the gospel, but the leaders argued
with him about his teachings. They tried to prove that Jesus was not the Christ. God gave Stephen such wisdom to speak about Jesus
that the leaders were left without a word to say.
They were very angry that Stephen spoke so convincingly about Jesus. Since they could do nothing to stop him, they hired men to go
among the Jews and accuse Stephen. Wherever these men went, they lied, "We have heard Stephen speak against Moses and against God."
The people were upset when they heard this; some even believed it was true. As soon as the rulers and scribes heard it, they seized
Stephen and brought him before the council.
The men who had been hired to tell lies about Stephen came to the council meeting too. They were called on to tell what they knew about Stephen. They said, "This man never stops saying terrible things about the temple and the Law. We have heard him say that
Jesus of Nazareth will destroy the temple and change the customs that Moses gave us."
While the false witnesses spoke, the council watched Stephen closely. Even though his face shone like an angel's, they proceeded
to accuse him.
The high priest turned to Stephen and asked, "Are these things true?"
Bravely Stephen stood up and answered them. He repeated the familiar story of their people, beginning with Abraham. He reminded
them that their fathers had disobeyed God's laws.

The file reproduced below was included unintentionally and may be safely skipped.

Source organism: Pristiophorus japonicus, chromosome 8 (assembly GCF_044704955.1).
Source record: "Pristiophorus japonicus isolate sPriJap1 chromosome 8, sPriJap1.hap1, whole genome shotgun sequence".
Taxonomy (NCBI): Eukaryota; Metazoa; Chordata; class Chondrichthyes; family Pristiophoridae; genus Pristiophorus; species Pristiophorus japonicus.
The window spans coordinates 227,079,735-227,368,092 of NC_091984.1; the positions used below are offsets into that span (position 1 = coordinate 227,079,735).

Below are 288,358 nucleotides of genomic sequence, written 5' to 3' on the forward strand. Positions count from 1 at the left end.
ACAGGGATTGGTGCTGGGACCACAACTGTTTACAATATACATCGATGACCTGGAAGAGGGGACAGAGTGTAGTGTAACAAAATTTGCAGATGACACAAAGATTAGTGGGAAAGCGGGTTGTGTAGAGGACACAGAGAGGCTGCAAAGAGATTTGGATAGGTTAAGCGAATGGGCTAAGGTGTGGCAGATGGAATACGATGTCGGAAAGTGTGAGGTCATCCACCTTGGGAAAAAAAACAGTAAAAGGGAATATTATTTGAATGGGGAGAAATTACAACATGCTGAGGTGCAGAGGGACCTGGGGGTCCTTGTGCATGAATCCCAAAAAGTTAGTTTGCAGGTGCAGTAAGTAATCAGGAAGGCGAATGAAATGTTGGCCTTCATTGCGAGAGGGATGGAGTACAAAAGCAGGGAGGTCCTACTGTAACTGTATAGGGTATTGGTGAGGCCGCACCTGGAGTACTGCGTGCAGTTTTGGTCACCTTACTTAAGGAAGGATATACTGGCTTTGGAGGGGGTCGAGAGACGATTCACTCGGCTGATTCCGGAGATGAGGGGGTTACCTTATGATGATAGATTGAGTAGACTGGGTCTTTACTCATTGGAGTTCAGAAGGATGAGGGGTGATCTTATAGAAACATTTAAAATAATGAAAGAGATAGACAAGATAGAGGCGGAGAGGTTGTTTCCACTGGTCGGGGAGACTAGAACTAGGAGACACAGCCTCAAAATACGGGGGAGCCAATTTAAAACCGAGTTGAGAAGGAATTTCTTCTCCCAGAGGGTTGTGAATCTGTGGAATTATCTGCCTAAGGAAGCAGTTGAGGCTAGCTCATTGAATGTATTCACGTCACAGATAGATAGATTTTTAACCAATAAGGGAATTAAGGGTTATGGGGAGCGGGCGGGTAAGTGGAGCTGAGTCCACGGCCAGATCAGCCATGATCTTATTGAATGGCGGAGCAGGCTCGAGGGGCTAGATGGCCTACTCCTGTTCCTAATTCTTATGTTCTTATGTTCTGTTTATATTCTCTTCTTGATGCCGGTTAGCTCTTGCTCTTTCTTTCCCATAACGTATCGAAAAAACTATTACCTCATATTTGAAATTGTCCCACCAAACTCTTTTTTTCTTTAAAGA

The rulers became angry and their eyes flashed as he spoke.
Stephen knew his life was in danger. Still he was not afraid. Turning to the rulers he said, "You stiff-necked people, you resist
the Holy Spirit just as your fathers did. They killed God's prophets,
and you killed Jesus Christ."
The men were furious that Stephen dared accuse them of doing wrong. Even though they made ugly threats, Stephen paid no
attention to them.
To give him courage to face his enemies, God let him see into heaven. Looking up, Stephen said, "I see the heavens opened, and
the Son of man standing on the right hand of God."
At once the rulers cried out loudly. They held their hands over their ears so they would not have to hear Stephen say another word. Suddenly they rushed at him, seized him, and dragged him outside the city gate. Those who had lied about him took off their cloaks and laid them at the feet of a young Pharisee named Saul.
Stephen's enemies picked up stones and threw them at him. Even then Stephen's courage did not fail. He lifted his eyes to heaven and prayed, "Lord Jesus, receive my spirit!" As the stones struck
his body he knelt down and cried out loudly, "Lord, do not blame them for this sin." Soon his body was silent and still. He was the first man to be killed for preaching about Jesus.
When Stephen's friends heard about his death, they took his mangled body and buried it tenderly. And they mourned greatly for this young man who had given his life for the sake of the gospel. From that time on the followers of Jesus were mistreated and
tormented in Jerusalem. The Pharisee Saul went from house to house sending men and women to prison. Except for the apostles, all the believers left Jerusalem and went to live in other towns and cities. Perhaps they thought they could find safety outside Jerusalem.